The Private Intellectual
Ecclesiastes-Based Real Estate Advice

Tuesday, December 01, 2009  

The Black Angel's Death Song

I was disappointed to read that a plan to redevelop the Three Arts Club building at 1300 N. Dearborn as a columbarium (a repository for cremated remains) has been withdrawn under fire from the neighbors. It struck me as a wonderful place to inter and visit the deceased, but as with any development pertaining to the dead, it gave people the willies:

Concerns about everything from traffic influx to the macabre ambience galvanized opposition in the form of petitions and rampant scuttlebutt.

I'm going to go out on a limb here and say that the concerns about "a traffic influx" were a little less than credible, given that unlike almost any other conceivable development for the site, the columbarium's clients would overwhelmingly be dead. As for "macabre ambience," this goes straight to the denial of mortality. A respectful, beautiful housing for the dead is anything but macabre. Add some skeleton sculptures, gargoyles, and heavy black draping and you've got the macabre; a place for a man to pay respects to his grandmother's mortal remains is not macabre.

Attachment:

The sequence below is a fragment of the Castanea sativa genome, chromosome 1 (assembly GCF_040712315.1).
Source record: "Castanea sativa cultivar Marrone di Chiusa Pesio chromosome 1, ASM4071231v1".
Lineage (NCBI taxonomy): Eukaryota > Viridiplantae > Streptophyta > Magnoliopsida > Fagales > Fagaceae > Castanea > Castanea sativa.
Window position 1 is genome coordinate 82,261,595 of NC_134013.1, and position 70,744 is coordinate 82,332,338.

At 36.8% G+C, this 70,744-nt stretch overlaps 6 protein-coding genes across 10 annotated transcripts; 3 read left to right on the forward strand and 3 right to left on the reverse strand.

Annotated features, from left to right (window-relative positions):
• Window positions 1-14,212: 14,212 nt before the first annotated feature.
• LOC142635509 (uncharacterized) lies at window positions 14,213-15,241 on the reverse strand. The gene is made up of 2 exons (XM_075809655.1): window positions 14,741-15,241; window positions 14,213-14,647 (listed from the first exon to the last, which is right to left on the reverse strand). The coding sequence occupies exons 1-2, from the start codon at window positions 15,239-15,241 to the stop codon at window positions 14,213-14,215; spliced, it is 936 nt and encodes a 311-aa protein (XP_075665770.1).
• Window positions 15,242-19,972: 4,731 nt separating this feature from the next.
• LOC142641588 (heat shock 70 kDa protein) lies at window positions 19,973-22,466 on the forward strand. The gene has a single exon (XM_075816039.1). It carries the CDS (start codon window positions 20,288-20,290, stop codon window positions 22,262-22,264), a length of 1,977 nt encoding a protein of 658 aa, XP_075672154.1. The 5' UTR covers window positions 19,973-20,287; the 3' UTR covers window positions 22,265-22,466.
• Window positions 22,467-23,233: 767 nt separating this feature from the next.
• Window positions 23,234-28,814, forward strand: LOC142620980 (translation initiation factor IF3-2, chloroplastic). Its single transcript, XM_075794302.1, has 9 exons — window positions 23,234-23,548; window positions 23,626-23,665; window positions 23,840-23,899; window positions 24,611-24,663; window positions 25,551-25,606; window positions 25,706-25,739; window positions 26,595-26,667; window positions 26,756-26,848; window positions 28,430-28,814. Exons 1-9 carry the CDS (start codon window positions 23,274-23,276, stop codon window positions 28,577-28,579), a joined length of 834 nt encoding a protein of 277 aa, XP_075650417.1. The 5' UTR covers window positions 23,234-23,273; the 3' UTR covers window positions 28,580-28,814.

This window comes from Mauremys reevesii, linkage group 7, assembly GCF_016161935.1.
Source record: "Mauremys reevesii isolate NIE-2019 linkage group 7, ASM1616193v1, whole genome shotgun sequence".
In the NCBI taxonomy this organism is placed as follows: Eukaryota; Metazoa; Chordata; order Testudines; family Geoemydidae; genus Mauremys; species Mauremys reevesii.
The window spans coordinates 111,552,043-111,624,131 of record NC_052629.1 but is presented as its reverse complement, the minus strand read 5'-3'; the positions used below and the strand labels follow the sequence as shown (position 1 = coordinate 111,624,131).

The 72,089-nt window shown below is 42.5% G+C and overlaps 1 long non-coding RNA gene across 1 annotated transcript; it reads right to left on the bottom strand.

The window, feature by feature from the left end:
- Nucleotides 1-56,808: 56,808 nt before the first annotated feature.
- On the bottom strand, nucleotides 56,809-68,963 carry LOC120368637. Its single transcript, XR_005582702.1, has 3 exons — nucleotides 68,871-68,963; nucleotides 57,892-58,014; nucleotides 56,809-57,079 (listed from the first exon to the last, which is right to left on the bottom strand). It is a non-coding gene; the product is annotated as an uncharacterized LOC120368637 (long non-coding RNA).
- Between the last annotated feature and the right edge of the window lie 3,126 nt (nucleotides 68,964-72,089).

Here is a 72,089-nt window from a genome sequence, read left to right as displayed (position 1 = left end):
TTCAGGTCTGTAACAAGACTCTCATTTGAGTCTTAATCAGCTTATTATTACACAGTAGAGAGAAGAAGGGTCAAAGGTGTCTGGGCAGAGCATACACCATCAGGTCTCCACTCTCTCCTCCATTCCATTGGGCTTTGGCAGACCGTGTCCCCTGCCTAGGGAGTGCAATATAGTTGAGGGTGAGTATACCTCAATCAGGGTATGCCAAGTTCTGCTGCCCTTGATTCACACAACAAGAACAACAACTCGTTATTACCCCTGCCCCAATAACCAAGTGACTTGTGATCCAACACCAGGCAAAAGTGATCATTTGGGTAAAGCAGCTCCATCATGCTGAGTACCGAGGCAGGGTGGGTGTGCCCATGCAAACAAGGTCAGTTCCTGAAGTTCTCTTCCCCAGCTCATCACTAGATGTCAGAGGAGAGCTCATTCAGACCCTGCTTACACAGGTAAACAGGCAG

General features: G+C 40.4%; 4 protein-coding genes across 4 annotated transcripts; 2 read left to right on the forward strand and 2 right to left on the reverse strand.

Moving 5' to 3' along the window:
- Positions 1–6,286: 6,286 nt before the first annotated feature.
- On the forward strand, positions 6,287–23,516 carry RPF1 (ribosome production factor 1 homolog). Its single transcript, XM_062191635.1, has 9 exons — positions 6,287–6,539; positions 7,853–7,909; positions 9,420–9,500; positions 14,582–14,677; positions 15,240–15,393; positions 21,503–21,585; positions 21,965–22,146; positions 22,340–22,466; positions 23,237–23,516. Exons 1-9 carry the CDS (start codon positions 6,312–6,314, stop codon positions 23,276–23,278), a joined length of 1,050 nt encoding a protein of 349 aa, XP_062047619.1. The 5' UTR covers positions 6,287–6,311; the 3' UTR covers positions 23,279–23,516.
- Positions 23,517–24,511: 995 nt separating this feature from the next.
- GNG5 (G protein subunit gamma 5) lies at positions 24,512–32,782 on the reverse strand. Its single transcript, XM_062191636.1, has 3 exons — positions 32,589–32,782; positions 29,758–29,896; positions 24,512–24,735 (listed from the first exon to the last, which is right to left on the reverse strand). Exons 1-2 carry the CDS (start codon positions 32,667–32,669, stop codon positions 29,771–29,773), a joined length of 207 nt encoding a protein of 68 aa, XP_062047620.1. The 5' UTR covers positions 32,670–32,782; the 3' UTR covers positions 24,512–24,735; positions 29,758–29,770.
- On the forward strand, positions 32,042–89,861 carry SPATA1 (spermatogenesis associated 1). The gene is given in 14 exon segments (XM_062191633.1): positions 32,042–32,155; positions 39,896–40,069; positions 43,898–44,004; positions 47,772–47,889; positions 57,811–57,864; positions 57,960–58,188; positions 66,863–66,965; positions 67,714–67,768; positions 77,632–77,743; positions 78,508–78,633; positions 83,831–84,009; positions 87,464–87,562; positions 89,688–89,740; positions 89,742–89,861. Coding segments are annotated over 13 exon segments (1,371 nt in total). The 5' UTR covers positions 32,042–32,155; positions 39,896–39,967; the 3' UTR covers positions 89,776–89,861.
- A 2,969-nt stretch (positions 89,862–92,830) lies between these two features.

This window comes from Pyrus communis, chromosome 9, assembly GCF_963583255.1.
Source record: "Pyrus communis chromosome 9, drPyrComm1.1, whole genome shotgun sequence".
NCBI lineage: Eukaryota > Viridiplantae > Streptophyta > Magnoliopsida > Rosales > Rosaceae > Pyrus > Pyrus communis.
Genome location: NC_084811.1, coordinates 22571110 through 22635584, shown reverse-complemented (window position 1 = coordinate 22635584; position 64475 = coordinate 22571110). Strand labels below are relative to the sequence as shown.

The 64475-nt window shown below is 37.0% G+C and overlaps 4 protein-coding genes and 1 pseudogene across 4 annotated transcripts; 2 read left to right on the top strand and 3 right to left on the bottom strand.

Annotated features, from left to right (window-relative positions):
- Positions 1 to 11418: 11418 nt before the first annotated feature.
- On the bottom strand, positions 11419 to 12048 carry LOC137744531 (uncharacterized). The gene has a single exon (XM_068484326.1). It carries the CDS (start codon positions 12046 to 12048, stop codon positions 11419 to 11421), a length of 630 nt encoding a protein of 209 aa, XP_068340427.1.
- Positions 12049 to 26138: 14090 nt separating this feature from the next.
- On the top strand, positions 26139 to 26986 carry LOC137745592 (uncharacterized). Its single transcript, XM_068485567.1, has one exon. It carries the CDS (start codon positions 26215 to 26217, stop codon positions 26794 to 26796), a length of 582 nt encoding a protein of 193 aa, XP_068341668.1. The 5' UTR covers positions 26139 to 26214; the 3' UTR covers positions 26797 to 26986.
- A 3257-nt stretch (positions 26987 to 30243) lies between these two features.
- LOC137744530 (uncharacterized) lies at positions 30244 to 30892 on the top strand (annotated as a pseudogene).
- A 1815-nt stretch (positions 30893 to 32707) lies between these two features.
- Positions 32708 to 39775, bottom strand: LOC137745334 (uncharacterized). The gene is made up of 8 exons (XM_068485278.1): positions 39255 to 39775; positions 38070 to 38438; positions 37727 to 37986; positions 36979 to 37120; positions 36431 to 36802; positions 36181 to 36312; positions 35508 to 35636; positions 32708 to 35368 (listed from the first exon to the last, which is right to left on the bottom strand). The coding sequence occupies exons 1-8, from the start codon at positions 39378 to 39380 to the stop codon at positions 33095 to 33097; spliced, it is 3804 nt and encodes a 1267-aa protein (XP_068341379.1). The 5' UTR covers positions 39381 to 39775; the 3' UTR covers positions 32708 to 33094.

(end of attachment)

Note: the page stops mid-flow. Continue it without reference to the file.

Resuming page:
But anyway, if you want to confront the hideous death's head of human mortality, you can just go around the corner to the Division Street corporate meat-market bars. The scene at Bar Chicago harrows the soul more deeply than any resting place of the dead I've ever been.

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posted by Benjamin Dueholm | 1:13 PM
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